This week’s blog is courtesy of ChangetheEquation.org. Do you have students interested in engineering as a career? From a financial perspective, there are many benefits to STEM and pursuing a career in the many engineering disciplines. Read why below.
The median annual earnings of an engineer with a bachelor’s degree are $75,000.
In fact, 8 of the top 10 majors associated with the highest median earnings per year are in engineering:
- Petroleum engineering: $120,000
- Pharmacy sciences and administration: $105,000
- Mathematics and computer science: $98,000
- Aerospace engineering: $87,000
- Chemical engineering: $86,000
- Electrical engineering: $85,000
- Naval architecture and marine engineering: $82,000
- Mechanical engineering: $80,000
- Metallurgical engineering: $80,000
- Mining and mineral engineering: $80,000
Source: Georgetown University Center on Education and the Workforce (2011). New Report on the Economic Value of 171 College Majors Links College Majors to Earnings. [Press release]. Retrieved from http://www9.georgetown.edu/grad/gppi/hpi/cew/pdfs/pressrelease.pdf. See also Carnevale, A.P., Melton, M. and Strohl, J (2011). What’s It Worth? The Economic Value of College Majors. Washington, DC: Georgetown University Center on Education and the Workforce.
One of the foundational aspects of teaching is to find what students are good at, harness it, then expose them to opportunities that align with those talents. We came across a cool site, www.Ionfuture.org, that will assist you with your students regarding careers. iON Future lets students explore STEM careers, find the ones that best match their interests and then play their way to their dream STEM future – all in a fun, engaging, exciting way.
Share the exploration game with your students, then come back, tell us how it was received and about some of the popular careers selected!
By Marva Morrow, Educational Consultant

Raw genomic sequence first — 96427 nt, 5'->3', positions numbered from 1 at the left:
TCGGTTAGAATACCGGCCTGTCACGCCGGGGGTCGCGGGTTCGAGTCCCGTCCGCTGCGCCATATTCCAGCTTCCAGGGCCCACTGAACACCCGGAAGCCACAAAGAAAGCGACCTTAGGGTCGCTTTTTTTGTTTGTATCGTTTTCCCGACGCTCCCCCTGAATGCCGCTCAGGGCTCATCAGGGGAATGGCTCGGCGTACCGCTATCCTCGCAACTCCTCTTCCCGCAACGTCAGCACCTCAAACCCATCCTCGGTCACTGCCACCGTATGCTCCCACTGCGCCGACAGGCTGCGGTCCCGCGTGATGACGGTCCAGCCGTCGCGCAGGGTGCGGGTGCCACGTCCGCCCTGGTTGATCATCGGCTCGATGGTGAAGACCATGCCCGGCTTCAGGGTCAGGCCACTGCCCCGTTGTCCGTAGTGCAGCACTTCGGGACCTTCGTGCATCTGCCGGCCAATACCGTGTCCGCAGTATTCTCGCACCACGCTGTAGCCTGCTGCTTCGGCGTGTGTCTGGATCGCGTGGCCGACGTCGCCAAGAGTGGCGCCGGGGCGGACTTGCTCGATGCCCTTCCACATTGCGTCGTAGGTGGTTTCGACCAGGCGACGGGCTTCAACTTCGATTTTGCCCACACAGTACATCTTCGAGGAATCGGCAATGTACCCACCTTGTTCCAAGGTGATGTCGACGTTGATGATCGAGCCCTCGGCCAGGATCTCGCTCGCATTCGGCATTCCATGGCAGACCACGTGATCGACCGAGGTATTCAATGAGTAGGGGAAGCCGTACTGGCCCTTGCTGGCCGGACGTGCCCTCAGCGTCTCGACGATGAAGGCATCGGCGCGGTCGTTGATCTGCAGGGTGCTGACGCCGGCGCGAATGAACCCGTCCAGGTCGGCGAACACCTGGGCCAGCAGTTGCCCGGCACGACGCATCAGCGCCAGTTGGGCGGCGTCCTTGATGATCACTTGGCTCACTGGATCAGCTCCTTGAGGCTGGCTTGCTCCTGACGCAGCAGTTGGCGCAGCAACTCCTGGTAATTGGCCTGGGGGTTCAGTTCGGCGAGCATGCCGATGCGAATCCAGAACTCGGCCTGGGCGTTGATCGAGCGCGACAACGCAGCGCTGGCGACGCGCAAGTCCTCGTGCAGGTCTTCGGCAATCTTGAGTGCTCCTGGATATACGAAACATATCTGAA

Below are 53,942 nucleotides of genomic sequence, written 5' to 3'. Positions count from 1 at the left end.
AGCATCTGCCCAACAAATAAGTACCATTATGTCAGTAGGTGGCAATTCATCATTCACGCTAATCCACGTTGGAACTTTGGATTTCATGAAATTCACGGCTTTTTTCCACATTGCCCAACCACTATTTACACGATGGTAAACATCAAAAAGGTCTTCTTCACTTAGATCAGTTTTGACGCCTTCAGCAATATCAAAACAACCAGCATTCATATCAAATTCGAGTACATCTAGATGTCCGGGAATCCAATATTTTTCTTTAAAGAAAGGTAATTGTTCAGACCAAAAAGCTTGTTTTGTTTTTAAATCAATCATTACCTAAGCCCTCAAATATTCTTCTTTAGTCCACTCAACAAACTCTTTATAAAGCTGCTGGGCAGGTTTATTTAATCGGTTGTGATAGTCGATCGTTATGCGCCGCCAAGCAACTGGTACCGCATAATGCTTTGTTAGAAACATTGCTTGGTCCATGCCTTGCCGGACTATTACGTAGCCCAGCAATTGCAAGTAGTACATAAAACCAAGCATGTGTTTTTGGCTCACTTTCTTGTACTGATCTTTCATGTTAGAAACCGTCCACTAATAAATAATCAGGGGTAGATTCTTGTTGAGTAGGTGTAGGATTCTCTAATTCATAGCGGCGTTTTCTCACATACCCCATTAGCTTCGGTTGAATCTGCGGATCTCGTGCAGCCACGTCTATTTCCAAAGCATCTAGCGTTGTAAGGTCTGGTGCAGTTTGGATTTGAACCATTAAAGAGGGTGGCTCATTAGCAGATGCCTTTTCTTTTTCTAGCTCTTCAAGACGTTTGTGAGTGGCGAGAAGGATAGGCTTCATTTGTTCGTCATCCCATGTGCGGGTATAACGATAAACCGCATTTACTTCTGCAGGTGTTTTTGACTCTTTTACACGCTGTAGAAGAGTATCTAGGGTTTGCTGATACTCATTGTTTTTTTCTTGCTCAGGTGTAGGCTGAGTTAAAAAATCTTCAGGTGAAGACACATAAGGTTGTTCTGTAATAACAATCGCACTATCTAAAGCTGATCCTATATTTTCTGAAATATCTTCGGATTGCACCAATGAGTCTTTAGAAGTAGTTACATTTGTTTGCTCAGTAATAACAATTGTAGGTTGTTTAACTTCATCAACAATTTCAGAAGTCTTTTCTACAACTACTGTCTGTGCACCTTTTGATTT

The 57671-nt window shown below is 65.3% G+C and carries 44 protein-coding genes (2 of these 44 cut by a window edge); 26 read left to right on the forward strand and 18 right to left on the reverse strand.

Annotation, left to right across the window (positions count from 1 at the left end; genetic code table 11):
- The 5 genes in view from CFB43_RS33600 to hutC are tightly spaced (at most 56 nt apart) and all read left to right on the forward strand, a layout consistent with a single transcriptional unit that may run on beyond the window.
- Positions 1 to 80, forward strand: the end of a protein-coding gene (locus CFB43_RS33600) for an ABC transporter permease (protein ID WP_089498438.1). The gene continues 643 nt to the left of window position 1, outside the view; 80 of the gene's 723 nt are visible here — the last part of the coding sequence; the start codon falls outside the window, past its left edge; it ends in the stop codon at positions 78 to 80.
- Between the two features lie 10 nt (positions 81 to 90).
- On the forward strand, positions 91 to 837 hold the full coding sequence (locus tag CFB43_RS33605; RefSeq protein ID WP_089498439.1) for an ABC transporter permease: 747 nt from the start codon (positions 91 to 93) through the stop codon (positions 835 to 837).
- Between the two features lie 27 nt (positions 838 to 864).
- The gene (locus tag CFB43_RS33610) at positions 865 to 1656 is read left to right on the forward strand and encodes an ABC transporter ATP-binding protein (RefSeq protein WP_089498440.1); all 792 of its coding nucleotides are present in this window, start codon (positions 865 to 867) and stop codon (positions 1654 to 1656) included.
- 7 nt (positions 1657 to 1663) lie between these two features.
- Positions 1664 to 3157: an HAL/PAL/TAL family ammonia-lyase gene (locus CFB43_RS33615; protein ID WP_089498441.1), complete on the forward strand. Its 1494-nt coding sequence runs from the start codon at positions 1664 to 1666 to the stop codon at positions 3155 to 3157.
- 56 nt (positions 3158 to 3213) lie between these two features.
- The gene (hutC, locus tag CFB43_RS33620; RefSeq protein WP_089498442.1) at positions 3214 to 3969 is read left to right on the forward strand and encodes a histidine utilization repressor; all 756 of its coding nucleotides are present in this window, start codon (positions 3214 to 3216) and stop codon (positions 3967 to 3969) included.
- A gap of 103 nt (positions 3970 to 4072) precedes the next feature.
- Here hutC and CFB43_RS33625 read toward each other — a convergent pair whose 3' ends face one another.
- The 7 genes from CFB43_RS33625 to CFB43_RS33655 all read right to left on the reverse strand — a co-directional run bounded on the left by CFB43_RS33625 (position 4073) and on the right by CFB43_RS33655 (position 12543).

Question: What happens when 200 students and 100 science teachers converge on the exhibition of 2,500 companies representing 46 countries, including 200 new exhibitors and many from Bahrain, Hungary, Israel, Lithuania and New Zealand, to name a few?
On Thursday, 3 May 2012, Houston-area high school students and science teachers attended the Offshore Technology Conference’s Energy Education Institute to learn more and provide depth about the oil and gas industry.
Educators from the National Energy Education Development Project (NEED) led hands-on science experiments showing how science and math relate to real-life applications in the industry. Students were then led on tours of the exhibit floor by volunteers from BP’s Challenge program. The young professionals hopped right into the experiments with the high school students and made the activities come alive. While touring the exhibits, an ”Interactive Energy Scavenger Hunt” took place, along with the opportunities to ask questions of industry professionals and view the amazing new offshore resources in the fields of drilling, exploration, production and environmental protection. This prompted one student, Nathan Spann, a senior at Rosehill Christian School to make his career choice on the spot, by exclaiming that he’d like to be a petroleum engineer!
Simultaneously, science and math teachers representing grades 4-12 were being instructed by NEED receiving comprehensive, objective information about the scientific concepts of energy and its global significance. Teachers even received a variety of free instructional materials to take back to their classrooms.
Raynell Vallejo, a teacher from Klein Forest High School said, “This is such a wonderful opportunity for our students. The oil and gas industry offers such a variety of career opportunities for our students.”
“Next year, I intend to incorporate the experiments and discussion concepts of how, for example, porosity and density are related to the oil and natural gas industry into my physics class,” said Jennifer Thomas, math and physics teacher from Rosehill Christian School. “We are a Houston based school and a lot of our students will become employed by the oil and gas industry. I’m excited to bring this information to our younger students, also, to educate them on these topics and careers for them to consider.”